This especially applied to SVB’s customers, like tech firms and VCs. They had plenty of money to keep on deposit but no particular need for loans. Between 2019 and 2021, deposits at the bank more than tripled, but loans “merely” doubled. SVB put the excess cash into securities, holdings of which more than quadrupled. But with interest rates so low in 2021—three-month Treasury bills, the safest place to put money other than keeping wads of cash in the vault, yielded an average of just 0.05 percent that year—the bank’s managers found themselves also tempted to reach for yield. So they plowed billions into longer-term bonds, which paid higher rates, but exposed the bank to far more risk: Bond prices fall as interest rates rise. They could have hedged this risk with derivatives (the safe, not the radioactive, kind), but they didn’t. That would have cut into their returns.

No doubt there will be investigations into why the bank was so reckless, but the fact that SVB went without a chief risk officer for most of last year might be relevant. But it wasn’t just the bank’s management that was deficient: The FDIC, the Fed, and the California banking authorities should all have intervened, but they didn’t.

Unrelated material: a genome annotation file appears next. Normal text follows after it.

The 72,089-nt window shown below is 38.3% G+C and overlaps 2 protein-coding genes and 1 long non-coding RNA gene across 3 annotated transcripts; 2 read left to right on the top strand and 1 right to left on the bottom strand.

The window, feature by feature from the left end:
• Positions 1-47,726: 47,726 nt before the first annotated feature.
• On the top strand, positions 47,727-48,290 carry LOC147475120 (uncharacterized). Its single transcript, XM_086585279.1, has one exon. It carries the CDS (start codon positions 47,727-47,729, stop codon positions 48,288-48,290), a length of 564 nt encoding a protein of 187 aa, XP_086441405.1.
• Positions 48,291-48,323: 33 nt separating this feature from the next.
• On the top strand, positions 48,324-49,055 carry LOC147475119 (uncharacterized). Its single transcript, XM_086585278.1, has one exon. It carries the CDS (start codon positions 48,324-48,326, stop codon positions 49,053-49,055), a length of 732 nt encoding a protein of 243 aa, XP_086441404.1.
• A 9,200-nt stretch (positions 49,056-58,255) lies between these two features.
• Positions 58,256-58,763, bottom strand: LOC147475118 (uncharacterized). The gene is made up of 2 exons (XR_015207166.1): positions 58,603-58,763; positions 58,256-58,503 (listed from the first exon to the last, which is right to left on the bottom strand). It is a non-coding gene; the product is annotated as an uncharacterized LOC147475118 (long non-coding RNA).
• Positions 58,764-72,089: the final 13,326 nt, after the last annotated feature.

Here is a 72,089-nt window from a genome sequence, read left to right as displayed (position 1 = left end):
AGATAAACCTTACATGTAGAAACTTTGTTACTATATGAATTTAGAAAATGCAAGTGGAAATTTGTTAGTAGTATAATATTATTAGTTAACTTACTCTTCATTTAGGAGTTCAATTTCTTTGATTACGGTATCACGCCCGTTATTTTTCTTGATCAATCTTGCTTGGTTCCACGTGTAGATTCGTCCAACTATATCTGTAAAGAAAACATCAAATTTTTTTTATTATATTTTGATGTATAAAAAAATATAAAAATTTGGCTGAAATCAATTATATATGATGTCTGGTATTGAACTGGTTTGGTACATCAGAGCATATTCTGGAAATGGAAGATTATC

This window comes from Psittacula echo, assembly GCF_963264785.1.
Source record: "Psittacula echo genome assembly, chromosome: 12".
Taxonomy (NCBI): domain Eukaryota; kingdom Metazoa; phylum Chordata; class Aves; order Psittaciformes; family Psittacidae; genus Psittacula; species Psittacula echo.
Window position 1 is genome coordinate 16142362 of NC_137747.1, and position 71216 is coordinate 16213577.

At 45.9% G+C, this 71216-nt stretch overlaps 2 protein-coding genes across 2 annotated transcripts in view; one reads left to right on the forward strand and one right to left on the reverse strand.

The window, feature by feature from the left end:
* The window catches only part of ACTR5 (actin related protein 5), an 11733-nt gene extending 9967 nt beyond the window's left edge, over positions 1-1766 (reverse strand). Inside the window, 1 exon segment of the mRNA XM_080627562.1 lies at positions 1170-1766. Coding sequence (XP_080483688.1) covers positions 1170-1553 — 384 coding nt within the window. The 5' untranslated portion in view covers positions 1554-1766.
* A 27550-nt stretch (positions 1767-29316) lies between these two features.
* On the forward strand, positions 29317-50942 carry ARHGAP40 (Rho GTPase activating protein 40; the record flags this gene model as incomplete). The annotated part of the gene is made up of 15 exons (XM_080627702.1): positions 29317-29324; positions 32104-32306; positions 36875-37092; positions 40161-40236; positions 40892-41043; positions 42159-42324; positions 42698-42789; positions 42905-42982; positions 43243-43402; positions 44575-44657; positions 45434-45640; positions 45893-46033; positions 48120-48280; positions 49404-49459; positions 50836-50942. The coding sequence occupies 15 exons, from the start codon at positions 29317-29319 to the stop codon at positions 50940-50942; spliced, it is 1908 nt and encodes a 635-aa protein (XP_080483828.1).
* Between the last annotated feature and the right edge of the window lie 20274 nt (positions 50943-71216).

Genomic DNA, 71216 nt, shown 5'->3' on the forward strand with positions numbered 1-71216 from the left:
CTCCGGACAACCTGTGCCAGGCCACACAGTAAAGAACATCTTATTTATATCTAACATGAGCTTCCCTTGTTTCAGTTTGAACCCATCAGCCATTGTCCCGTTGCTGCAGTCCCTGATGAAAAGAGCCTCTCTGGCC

SVB is not alone. According to the FDIC, the entire banking system is sitting on $620 billion in unrealized (paper) losses—by far the highest in recent history. According to banking analyst Timothy Coffey of Janney Montgomery Scott, SVB was an outlier, but this may not be the last we’ve seen of this problem. The source is the rise in interest rates and the reversal of the Fed’s massive bond-buying program over the past year. Some would take that as an argument against ever raising interest rates, but capitalism does not work well with 0 percent rates, which generate speculative bubbles and recklessness like that of SVB. If you don’t like that state of affairs—and there’s no reason you should—your problem is with capitalism, not interest rate policy.

Have the US economy and its financial system become so structurally weak that they can’t live with normal levels of interest rates? We’re about to find out.